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by Abigail Van Buren

DEAR ABBY: My 1-year-old son and I spent the weekend at my parents' house. We had a wonderful time. Mom and Dad showered us with love and attention. It was like being at a resort even though their house is small. The size didn't matter until, at 4:30 a.m. through paper-thin walls, I was awakened by my parents making love.

Unfortunately, this was a familiar sound from my childhood. I didn't know how to handle it when I was growing up, and it appears, at 34, I still don't know what to say. I'm glad my parents still enjoy each other. My mother is sweet but becomes very defensive when confronted, and my dad is painfully shy. Should I talk to them about this, or just make arrangements to stay elsewhere the next time I visit? -- I CAN HEAR YOU IN MICHIGAN

DEAR I CAN HEAR YOU: The next time you plan to visit, make reservations at a nearby hotel. If you are asked why, just say that you are all adults and you all need your privacy. It's a tactful way to deliver the message without being "confrontational."

DEAR ABBY: Back in 1961 some neighborhood kids were showing off their "battle scars." The three children (who lived across the street) were certain they deserved a beating, but were clueless about why. It kept happening. The practice of keeping secrets was common back then, but I knew the beatings were wrong.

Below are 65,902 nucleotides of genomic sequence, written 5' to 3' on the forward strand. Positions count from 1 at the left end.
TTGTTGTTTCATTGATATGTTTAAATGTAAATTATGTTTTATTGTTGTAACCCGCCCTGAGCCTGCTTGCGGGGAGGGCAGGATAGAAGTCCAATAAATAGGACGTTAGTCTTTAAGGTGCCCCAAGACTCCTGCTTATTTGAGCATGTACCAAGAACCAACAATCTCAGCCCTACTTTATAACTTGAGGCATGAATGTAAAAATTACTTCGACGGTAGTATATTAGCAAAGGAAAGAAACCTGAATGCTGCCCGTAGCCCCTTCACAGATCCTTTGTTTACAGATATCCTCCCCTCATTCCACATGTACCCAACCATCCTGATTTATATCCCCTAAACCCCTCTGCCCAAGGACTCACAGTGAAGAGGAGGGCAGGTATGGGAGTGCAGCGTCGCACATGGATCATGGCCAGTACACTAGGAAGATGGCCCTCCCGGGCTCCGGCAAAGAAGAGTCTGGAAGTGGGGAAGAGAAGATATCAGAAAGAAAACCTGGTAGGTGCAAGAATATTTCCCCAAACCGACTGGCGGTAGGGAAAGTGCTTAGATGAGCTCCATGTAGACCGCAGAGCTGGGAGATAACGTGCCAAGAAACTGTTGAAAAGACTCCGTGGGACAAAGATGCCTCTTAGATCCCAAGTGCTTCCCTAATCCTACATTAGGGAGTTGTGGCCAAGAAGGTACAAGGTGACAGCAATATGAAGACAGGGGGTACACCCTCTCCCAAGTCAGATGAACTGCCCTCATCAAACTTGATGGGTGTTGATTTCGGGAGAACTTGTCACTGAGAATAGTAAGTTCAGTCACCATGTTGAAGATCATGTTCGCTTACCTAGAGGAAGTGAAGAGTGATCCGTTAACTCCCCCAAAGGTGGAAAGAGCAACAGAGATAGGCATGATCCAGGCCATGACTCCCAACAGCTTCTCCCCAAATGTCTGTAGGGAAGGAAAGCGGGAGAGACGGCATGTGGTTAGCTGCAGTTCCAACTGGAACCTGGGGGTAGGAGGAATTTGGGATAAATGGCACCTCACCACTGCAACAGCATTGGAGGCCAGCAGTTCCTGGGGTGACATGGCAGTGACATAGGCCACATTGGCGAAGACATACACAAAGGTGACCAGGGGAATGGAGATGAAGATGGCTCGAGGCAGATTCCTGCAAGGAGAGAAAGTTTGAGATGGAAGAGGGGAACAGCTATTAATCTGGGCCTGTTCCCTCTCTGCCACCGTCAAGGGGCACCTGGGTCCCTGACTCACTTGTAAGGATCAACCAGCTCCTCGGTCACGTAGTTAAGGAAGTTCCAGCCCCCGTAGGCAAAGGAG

Decades later, I was visiting the now-grown daughter and her mother when the subject turned to child abuse. The mom turned to her daughter and commented, "You probably don't remember because you were only 6, but your dad used to get drunk and beat up you and your younger brothers. A neighbor found out, so your dad stopped drinking."

Abby, I was that neighbor. I was only 7 at the time, but I had read the Dear Abby column, which appeared on the comics page. My solution was to hang on that family's front door your mom's column saying that child abuse required the law's intervention. To the father's credit, the anonymous threat of losing his toddlers got him to stop.

That column was a lifesaver, and I thought you'd like to know. -- FRAN IN HONOKA'A, HAWAII

DEAR FRAN: You may have been young, but you certainly were precocious and proactive. I hope you realize that what you did not only saved the family, but also may have saved some lives.

P.S. And I'm sure the daughter did remember.

DEAR ABBY: My boyfriend and I disagree about giving alcohol as a holiday gift at a company party. He says it's always an acceptable gift, because even if people don't drink they can share it with future guests.

I think many people would be dismayed to receive alcohol. What do you think? -- SUSAN IN SOUTHERN OREGON

DEAR SUSAN: I agree with your boyfriend. The only time that alcohol would be an inappropriate gift is when the giver knows the recipient doesn't use it. If the person is "dismayed," it can always be regifted.

TO MY JEWISH READERS: The eight days of Hanukkah begin at sundown. (I cannot believe how early it has fallen this year.) Happy Hanukkah, everyone. A joyous Festival of Lights to all of you!

Abby shares more than 100 of her favorite recipes in two booklets: "Abby's Favorite Recipes" and "More Favorite Recipes by Dear Abby." Send a business-size, self-addressed envelope, plus check or money order for $12 (U.S. funds)

to: Dear Abby -- Cookbooklet Set, P.O. Box 447, Mount Morris, IL 61054-0447. (Postage is included in price.)